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Trump is still losing millions at his golf resorts in Scotland

Trump is still losing millions at his golf resorts in Scotland
President Trump waves to protesters while playing golf at Turnberry golf club, in Turnberry, Scotland, in July. (Peter Morrison / Associated Press)

After sinking more than $196 million into his Scottish golf courses, President Trump has yet to make a profit.

His two resorts posted a combined loss of $6.07 million in 2017, according to the latest filings in the United Kingdom. Of that, Trump’s flagship Turnberry 800-acre resort on Scotland’s west coast lost $4.42 million, the fourth consecutive annual deficit since he bought the club in 2014.

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The results, some of the few that have been disclosed for Trump’s businesses worldwide, show he’s had to pump millions into the resorts to cover shortfalls while trying to cap costs. Trump’s son Eric, who was upbeat last year about the prospects for Turnberry to make a profit, this year called the Scottish golf business "competitive and challenging, factors that can be heightened by adverse weather conditions."

It raises questions about whether the backlash against his divisive presidency has harmed the business. Trump’s visit to his Scottish resorts in July sparked demonstrations in Glasgow and Edinburgh while the Scottish government demanded the U.K. refund policing costs for the weekend, which followed his meeting with Prime Minister Theresa May.

The loss at Turnberry at least was smaller than the $23.03 million in 2016, when Trump closed the resort for six months to renovate the hotel and open another course.

Losses from the Trump resort near Aberdeen on the North Sea coast declined slightly, to $1.65 million from $1.85 million in 2016, though revenue also fell. The Trump Organization moved to cut costs by reducing staff. Trump, who has spent years clashing with locals over planning and environmental concerns, hasn’t made a profit from his Aberdeen resort since opening it in 2012.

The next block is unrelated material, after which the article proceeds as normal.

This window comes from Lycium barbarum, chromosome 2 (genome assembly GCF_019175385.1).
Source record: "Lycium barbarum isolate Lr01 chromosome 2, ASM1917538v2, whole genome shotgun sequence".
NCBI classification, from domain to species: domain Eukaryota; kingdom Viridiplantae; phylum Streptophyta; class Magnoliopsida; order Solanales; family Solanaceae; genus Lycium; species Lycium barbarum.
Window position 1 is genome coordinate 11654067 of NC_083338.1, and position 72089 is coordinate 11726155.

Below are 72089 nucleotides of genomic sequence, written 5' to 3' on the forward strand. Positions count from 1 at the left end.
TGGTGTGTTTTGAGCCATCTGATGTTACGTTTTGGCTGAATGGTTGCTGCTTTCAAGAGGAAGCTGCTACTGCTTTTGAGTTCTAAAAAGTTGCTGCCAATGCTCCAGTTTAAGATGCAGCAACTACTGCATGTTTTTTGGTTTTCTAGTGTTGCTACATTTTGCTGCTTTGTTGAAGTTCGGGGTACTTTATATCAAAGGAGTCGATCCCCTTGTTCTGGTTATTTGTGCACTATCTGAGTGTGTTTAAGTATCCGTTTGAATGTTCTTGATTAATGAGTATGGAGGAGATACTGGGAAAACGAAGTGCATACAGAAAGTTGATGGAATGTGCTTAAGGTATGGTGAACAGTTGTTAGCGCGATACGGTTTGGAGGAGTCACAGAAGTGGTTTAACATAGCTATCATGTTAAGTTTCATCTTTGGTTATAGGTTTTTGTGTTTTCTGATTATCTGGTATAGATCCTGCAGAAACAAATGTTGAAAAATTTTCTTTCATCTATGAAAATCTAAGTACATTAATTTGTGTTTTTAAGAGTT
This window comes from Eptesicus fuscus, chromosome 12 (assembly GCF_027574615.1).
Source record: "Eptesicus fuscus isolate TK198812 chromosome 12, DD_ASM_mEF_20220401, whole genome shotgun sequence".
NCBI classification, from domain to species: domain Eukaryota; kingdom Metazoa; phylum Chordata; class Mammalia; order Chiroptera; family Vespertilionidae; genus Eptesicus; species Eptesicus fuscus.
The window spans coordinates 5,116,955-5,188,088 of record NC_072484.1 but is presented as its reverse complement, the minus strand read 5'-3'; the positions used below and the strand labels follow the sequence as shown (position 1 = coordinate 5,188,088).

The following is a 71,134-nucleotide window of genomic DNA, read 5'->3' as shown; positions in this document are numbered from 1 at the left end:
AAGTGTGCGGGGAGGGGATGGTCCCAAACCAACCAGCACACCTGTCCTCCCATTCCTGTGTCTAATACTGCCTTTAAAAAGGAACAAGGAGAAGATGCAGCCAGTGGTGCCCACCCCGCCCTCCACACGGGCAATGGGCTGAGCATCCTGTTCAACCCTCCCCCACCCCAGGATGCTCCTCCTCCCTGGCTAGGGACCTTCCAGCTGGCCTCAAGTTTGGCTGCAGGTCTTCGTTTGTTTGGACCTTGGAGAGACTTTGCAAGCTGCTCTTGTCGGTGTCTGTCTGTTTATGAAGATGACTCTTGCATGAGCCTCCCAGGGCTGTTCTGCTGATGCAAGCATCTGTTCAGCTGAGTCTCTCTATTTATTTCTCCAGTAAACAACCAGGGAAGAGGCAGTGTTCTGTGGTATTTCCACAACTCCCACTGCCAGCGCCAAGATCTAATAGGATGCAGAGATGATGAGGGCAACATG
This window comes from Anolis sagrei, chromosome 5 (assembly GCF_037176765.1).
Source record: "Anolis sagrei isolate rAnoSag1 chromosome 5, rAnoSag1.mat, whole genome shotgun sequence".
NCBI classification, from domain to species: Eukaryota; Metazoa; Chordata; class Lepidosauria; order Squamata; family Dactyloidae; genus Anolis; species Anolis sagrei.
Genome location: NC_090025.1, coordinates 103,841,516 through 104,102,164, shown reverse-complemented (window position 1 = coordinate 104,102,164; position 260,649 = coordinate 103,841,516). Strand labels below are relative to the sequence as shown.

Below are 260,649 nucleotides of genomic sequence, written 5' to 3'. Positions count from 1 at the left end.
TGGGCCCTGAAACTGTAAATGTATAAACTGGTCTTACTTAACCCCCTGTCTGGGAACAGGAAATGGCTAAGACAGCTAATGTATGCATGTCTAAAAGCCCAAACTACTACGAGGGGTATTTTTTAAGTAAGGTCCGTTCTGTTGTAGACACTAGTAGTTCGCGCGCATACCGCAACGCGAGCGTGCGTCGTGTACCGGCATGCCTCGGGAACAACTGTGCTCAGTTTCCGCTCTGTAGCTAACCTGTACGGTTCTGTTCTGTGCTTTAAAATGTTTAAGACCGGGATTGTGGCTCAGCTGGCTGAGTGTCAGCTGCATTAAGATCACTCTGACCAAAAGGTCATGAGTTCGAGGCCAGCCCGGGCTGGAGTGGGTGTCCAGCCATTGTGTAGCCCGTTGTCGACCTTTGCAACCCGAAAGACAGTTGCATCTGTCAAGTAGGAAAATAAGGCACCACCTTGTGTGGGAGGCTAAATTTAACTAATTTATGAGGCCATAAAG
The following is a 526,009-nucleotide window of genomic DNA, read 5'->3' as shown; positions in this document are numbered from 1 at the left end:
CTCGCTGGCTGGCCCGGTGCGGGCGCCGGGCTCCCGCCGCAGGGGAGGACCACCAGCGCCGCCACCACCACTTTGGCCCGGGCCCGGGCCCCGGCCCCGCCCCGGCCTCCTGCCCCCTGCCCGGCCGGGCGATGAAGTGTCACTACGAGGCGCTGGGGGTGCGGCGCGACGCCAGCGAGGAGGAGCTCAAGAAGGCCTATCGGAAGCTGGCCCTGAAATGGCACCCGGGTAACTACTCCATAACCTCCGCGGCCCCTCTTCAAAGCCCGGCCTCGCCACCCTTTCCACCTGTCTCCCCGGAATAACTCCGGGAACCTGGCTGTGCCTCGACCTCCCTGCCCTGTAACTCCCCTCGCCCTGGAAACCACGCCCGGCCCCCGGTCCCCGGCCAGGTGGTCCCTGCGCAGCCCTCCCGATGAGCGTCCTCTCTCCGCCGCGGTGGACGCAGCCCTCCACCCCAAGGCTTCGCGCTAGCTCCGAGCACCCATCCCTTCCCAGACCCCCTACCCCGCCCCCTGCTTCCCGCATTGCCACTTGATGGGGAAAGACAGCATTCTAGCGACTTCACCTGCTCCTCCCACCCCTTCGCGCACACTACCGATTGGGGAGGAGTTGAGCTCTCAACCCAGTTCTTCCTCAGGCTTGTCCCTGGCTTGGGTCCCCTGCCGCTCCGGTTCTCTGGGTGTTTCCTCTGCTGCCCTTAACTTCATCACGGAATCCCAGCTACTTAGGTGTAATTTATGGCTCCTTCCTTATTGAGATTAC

"The crash in the oil price and economic downturn experienced in the northeast of Scotland has, however, resulted in a drop to local spending and consequently revenues have decreased by 3 percent," Eric Trump wrote in a letter accompanying the accounts. "By establishing cost controls and containment, the property was able to reduce its loss."

Despite the challenges, the Trump Organization plans to spend another $196.3 million building 500 homes, 50 vacation cottages and sports facilities as well as shopping and equestrian facilities to expand the Aberdeen resort, saying it will do so with its own financing.

The company submitted plans to Aberdeenshire Council for approval, saying the second phase of the development will create 300 full-time jobs. It expects to start work next year if it wins planning approval.

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